INDIANAPOLIS — Indiana Republicans are hoping to score a rare kind of victory this November: winning enough seats to claim a “super majority” in both the House and Senate while taking the governor’s office as well.
Holding that kind of one-party power hasn’t happened in Indiana since 1964, when Democrats took control of the Statehouse in numbers large enough that they didn’t need a single member from the other party to cast a vote.
They wielded their power in a big way by making Indiana the first state in the nation to repeal a “right to work” law – the one that Republicans had wrestled into place just a few years earlier. But two years later, when voters went back to the polls for the 1966 mid-term election, the Democrats control of 78 seats in the 100-seat state House plunged to just 34. The super-duper super majority was gone.
“No one can hang on to that kind of power for very long,” said political scientist Andrew Downs, director of the Mike Downs Center for Indiana Politics at Indiana University-Purdue University Fort Wayne. Indiana Republicans want to give it a shot.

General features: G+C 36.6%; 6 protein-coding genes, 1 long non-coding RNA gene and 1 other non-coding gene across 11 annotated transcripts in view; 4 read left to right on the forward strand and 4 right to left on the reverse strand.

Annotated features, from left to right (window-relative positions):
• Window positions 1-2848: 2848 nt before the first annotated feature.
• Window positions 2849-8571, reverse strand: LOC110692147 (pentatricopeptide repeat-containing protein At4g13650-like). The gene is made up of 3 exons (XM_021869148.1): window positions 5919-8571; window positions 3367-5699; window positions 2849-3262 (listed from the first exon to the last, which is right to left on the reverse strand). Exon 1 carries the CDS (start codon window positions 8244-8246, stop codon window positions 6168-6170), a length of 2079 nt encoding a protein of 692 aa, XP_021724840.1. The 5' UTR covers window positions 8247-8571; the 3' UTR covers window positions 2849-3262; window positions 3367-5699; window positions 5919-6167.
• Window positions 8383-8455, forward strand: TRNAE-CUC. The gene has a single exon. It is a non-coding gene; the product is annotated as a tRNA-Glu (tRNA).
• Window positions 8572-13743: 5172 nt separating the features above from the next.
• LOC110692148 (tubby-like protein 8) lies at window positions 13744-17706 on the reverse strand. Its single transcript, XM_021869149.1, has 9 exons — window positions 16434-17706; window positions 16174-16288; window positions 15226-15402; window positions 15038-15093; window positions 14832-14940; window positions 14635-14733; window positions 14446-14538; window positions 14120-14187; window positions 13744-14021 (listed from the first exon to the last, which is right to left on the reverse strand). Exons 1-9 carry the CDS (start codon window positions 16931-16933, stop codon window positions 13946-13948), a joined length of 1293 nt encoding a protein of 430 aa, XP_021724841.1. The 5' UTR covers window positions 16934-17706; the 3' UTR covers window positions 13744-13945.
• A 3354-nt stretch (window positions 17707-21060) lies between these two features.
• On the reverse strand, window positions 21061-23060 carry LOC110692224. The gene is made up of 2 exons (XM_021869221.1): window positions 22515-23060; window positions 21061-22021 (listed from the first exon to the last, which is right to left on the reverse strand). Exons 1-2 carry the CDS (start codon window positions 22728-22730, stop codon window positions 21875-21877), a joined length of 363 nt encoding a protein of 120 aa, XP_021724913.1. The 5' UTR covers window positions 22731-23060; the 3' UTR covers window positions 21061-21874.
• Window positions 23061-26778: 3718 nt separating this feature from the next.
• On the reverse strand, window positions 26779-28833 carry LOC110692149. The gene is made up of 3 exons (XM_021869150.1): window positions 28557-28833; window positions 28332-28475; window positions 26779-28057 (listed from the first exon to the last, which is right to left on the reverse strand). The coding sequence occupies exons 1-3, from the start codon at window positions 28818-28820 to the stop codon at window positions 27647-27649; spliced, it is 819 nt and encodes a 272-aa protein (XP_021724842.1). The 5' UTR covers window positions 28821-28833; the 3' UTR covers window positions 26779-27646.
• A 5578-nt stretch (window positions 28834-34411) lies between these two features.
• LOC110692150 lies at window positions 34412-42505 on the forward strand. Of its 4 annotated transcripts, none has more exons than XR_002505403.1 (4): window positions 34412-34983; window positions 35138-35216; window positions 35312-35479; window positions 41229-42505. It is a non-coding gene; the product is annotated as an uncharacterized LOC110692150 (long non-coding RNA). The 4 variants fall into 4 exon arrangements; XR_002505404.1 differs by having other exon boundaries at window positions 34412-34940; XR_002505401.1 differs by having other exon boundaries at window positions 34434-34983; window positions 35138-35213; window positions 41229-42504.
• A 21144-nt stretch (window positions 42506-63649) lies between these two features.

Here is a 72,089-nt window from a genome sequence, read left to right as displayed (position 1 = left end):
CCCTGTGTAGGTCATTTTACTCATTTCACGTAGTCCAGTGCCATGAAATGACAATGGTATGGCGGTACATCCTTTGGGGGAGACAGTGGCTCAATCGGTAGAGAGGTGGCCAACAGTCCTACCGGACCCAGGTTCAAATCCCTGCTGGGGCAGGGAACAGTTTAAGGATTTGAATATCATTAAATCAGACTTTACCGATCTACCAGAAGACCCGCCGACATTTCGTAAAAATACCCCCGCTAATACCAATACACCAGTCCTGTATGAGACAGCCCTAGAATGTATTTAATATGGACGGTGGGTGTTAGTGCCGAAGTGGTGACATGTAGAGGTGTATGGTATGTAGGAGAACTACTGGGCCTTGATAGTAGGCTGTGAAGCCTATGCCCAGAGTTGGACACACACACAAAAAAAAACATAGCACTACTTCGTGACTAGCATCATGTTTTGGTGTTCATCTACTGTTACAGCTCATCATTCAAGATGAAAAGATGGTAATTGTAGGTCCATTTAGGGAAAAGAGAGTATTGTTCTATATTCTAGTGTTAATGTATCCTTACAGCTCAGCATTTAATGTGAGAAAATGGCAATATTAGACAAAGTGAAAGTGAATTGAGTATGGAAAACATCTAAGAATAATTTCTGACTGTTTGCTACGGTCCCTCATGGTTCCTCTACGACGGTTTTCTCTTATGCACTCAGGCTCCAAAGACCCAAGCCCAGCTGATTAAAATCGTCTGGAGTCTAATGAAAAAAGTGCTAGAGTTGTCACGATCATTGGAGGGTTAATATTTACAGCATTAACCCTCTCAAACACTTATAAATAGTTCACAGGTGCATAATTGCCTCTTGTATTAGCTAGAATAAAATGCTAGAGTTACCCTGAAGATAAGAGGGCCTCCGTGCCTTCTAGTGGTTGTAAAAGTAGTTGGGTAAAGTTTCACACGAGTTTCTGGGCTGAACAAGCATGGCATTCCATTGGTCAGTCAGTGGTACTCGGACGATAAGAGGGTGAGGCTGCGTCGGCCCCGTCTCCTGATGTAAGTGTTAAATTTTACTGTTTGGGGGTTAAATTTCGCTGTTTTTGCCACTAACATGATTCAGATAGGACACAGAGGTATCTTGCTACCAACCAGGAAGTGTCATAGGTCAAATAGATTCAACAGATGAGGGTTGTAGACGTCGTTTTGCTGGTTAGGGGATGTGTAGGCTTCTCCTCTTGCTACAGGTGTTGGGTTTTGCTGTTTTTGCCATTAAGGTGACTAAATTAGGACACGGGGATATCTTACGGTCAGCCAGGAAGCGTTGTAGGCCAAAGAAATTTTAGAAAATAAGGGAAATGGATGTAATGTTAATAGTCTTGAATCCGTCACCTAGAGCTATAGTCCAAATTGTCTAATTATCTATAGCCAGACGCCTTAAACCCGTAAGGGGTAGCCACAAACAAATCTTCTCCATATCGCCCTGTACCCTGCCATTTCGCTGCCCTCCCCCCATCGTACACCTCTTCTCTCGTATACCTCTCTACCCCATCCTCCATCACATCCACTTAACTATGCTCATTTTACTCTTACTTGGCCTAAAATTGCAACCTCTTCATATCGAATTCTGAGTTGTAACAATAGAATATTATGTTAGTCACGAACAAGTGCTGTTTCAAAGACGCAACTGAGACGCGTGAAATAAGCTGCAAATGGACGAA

With Tuesday’s election, they’re counting on hanging on to the super majority they’ve long enjoyed in the state Senate and predicting with confidence (based on polling) they’ll keep the governor’s office as well.
To get total control, they need to up their numbers in the Indiana House. They won majority control in 2010 by taking 60 of the 100 House seats, giving them power to push some major legislation including the new “right to work” law that bans mandatory labor contracts for employees. Their goal is to get 67 seats this time around to get a quorum-proof super majority. With that, they could keep doing business even if House Democrats walked out like they did in 2010 and 2011 – bringing the legislature to a stall.